All the World’s a Stage

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By Pamela Q. Fernandes

Metz Opera
Metz Opera, France

“All the world’s a stage, And all the men and women merely players,” so begins the famous pastoral comedy “As You Like It” by William Shakespeare. It is, of course, one of his most famous poetic allusions to the theatre because quite frankly all of life is nothing but a play. Each of us acts a part or has a role that is unique to us. No two people are alike, not even monozygotic twins. Your role and the purpose you serve is unique to you. 

The Role We Play 

Shakespeare

That life is a stage; it is a religious idea in a way that fascinated Shakespeare and many of his fans. The Merchant of Venice and Macbeth have many scenes where the protagonists wonder, about the passions of life that so consumed them only for them to disappear into death having fulfilled their roles in life. And so, each of us plays a role. 

Often, I hear people trivialize themselves or the work they do, “I’m just an accountant or I’m just a housewife. I’m only at an entry-level job.” And on and on the go, making light of who they are and what they do. Yet, the role you play cannot be played by anyone else. You as a friend, as a son, or daughter, mother or father, brother or sister, worker, colleague, artist, lawyer, journalist. There’s none like you. You have a set of talents and experiences that are specific to you. 

What Makes You

Chicago

What makes you, you? The games you played as a child, the books you read, the subjects you learned, the movies you watched, the jokes you heard, the food you ate, the places you visited, the lives that touched yours, the lives you touched, the music you enjoyed, the people you met and the experiences you had, made you, you. And no one else will have the same cocktail of experiences you did. It is what makes you special. It is what makes you so suitable to play that role, the dice of life has handed to you. 

In my own life, I’ve noticed people raise eyebrows when I talk about who I am. I am an Indian-Portuguese by heritage but I was born in Kuwait. We fled the first Gulf War and stayed through the second. I love falafels and shawarma but still love a good chicken xacuti curry that’s been cooked in vinegar. I like dancing the jive and reading English classics. I wear many hats as I host a podcast, sing in a church choir, write fiction and volunteer at a hospital nearly 50 hours a week. I serve when I can and try to play the role I have the best way I know it. It’s not much but it’s the one I got and I try to follow the adage “to bloom where I’m planted.” Often, it’s hard, and I doubt myself and my ability to do it all. The critics and the work can be overwhelming. When Painting Kuwait Violet came out, I was nervous about writing about maids and their struggles. Then my book became a finalist at the American Book Fiction Awards. I realized that no one can do what I do. No one else could have written that book but, me. No one would probably love to do all the things I like doing, the roles I enjoy playing or wearing the many hats I wear.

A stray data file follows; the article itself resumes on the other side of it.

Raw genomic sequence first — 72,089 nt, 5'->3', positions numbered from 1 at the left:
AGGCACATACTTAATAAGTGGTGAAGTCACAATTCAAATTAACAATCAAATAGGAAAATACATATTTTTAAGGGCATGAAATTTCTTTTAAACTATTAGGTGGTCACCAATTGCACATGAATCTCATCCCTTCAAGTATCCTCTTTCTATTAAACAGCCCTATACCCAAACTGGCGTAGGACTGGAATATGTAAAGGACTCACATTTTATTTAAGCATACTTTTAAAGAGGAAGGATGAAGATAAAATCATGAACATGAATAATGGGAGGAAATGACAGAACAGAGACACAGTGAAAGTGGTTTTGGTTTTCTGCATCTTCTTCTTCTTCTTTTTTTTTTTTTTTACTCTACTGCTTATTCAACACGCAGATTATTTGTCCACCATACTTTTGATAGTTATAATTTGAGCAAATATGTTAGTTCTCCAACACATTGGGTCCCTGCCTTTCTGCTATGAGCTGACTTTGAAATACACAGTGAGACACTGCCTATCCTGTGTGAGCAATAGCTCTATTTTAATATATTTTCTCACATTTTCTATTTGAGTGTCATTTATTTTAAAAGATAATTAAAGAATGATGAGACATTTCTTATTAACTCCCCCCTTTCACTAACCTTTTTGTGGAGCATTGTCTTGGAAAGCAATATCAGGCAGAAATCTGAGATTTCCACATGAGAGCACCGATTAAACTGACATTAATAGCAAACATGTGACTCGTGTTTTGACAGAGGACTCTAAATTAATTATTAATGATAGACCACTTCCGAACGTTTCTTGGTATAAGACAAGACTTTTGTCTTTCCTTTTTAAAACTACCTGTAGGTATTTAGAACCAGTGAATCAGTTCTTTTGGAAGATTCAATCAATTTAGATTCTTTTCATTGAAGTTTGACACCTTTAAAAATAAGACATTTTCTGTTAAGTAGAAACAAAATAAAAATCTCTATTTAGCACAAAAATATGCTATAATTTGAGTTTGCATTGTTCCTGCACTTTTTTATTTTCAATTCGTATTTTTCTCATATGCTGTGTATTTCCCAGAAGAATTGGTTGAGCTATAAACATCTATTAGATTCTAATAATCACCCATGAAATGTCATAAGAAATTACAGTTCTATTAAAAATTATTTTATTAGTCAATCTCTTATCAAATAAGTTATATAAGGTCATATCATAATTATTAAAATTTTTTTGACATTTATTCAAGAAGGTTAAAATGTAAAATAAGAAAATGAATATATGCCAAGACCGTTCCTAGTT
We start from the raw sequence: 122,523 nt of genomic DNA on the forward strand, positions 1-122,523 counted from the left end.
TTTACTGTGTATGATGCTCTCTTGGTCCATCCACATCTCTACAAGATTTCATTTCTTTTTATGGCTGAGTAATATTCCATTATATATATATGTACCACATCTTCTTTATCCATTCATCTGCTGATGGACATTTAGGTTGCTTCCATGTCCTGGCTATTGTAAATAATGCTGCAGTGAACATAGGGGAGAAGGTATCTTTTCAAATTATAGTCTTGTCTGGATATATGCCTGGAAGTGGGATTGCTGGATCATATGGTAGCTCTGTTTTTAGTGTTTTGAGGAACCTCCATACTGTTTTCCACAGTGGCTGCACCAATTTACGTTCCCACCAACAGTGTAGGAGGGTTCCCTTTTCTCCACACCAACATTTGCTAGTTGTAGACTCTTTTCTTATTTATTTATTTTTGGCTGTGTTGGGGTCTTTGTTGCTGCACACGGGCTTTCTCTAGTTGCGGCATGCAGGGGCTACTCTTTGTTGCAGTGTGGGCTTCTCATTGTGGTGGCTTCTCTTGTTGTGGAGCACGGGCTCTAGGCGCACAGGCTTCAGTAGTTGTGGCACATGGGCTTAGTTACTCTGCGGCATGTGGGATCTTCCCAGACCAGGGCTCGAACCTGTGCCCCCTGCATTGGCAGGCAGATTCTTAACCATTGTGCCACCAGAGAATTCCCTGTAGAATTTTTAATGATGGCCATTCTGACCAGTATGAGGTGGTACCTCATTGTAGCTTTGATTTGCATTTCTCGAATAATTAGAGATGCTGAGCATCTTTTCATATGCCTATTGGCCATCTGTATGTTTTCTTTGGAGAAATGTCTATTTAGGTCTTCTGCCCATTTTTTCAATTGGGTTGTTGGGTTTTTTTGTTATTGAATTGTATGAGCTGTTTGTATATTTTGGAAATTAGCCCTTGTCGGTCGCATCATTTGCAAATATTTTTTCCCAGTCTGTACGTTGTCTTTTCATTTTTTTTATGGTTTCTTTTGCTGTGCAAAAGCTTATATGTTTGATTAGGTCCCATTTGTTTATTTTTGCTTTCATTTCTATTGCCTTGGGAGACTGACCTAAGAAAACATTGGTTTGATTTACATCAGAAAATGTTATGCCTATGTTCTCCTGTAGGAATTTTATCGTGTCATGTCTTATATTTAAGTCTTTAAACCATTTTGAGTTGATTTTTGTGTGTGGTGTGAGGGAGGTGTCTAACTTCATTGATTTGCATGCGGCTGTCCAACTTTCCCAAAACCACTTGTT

Life is Hard

Let’s not brush aside the fact that this play of life is hard. We’re all doing it for the first time and it doesn’t come with a manual. There’s no script to follow. Unlike theatre where the climax is over and the characters go home to real “normal” life, ours is a 24/7 role that never ends until we exit left into eternity. We can’t take a break from being a sibling or a friend, we can’t walk away from our spouses or quit being “us.” And so while on this stage of life, we need to ask ourselves about the purpose we serve and how our lives are being shaped by this purpose. The beauty of human life is that we can change. We can change emotionally, physically, politically and spiritually. We can learn from the mistakes of our ancestors and play our roles better. Having studied other great and not so great people, we can learn to transcend into finer human beings and adapt to our roles. 

You Are A Light

The greatest teacher, Jesus tells people, “You are the light of the world.” He says that to everyone. Each of us has the light to make a difference in the world. No matter how small the role we play in life is. We can be difference makers just by doing the next thing that we’re supposed to do. By playing that role, by changing that diaper, by taking out the trash, by offering a seat on the train, by being kind over the phone, by calling a lonely parent, visiting someone who’s sick, picking up the slack at work, lending a listening ear and simply being who we are. It takes courage and perseverance to do it, especially when no one sees what you do. Don’t lose heart when your role gets tough when life gets tougher when the going is difficult and the path might even be lonely. Just keep going because no one can light up the stage as you do. Even when there are no lights on us, when there’s no publicity, no crowds of adoring fans, no fancy clothes or makeup, just keep on fulfilling the role where all the world is a stage and the light is YOU. 

Pamela Fernandes

Pamela Q. Fernandes is an author, doctor and medical writer. She writes women’s fiction and romance. She hosts The Christian Circle podcast. You can find out more about her at https://www.pamelaqfernandes.com


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